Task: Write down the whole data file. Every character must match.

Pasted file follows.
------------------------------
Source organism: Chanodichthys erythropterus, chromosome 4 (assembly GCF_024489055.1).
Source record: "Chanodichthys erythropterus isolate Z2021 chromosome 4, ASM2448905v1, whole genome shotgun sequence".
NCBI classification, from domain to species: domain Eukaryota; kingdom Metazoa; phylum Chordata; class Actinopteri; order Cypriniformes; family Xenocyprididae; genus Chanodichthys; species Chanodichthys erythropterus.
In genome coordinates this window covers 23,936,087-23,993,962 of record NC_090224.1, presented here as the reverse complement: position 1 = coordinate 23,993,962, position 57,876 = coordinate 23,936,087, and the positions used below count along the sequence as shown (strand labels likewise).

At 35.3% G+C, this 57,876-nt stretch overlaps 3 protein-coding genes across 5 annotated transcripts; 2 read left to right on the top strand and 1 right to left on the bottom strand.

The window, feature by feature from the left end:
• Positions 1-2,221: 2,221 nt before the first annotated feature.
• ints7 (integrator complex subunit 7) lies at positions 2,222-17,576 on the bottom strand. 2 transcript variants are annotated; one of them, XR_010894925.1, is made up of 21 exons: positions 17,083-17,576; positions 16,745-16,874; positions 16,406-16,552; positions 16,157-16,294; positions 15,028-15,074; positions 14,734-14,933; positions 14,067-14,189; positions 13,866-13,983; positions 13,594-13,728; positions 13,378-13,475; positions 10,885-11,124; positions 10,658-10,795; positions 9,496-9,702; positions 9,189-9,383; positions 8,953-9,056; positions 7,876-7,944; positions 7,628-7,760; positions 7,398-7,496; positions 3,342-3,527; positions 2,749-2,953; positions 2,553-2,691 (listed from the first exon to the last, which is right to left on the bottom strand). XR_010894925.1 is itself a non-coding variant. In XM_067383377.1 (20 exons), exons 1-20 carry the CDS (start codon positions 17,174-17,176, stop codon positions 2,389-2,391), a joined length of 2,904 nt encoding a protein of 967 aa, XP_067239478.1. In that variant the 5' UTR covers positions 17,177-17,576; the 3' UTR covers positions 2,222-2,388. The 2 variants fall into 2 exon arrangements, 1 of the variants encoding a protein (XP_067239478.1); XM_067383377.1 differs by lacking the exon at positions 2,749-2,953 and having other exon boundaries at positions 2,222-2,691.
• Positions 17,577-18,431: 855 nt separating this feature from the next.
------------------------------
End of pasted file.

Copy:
Source organism: Chanodichthys erythropterus, chromosome 4 (assembly GCF_024489055.1).
Source record: "Chanodichthys erythropterus isolate Z2021 chromosome 4, ASM2448905v1, whole genome shotgun sequence".
NCBI classification, from domain to species: domain Eukaryota; kingdom Metazoa; phylum Chordata; class Actinopteri; order Cypriniformes; family Xenocyprididae; genus Chanodichthys; species Chanodichthys erythropterus.
In genome coordinates this window covers 23,936,087-23,993,962 of record NC_090224.1, presented here as the reverse complement: position 1 = coordinate 23,993,962, position 57,876 = coordinate 23,936,087, and the positions used below count along the sequence as shown (strand labels likewise).

At 35.3% G+C, this 57,876-nt stretch overlaps 3 protein-coding genes across 5 annotated transcripts; 2 read left to right on the top strand and 1 right to left on the bottom strand.

The window, feature by feature from the left end:
• Positions 1-2,221: 2,221 nt before the first annotated feature.
• ints7 (integrator complex subunit 7) lies at positions 2,222-17,576 on the bottom strand. 2 transcript variants are annotated; one of them, XR_010894925.1, is made up of 21 exons: positions 17,083-17,576; positions 16,745-16,874; positions 16,406-16,552; positions 16,157-16,294; positions 15,028-15,074; positions 14,734-14,933; positions 14,067-14,189; positions 13,866-13,983; positions 13,594-13,728; positions 13,378-13,475; positions 10,885-11,124; positions 10,658-10,795; positions 9,496-9,702; positions 9,189-9,383; positions 8,953-9,056; positions 7,876-7,944; positions 7,628-7,760; positions 7,398-7,496; positions 3,342-3,527; positions 2,749-2,953; positions 2,553-2,691 (listed from the first exon to the last, which is right to left on the bottom strand). XR_010894925.1 is itself a non-coding variant. In XM_067383377.1 (20 exons), exons 1-20 carry the CDS (start codon positions 17,174-17,176, stop codon positions 2,389-2,391), a joined length of 2,904 nt encoding a protein of 967 aa, XP_067239478.1. In that variant the 5' UTR covers positions 17,177-17,576; the 3' UTR covers positions 2,222-2,388. The 2 variants fall into 2 exon arrangements, 1 of the variants encoding a protein (XP_067239478.1); XM_067383377.1 differs by lacking the exon at positions 2,749-2,953 and having other exon boundaries at positions 2,222-2,691.
• Positions 17,577-18,431: 855 nt separating this feature from the next.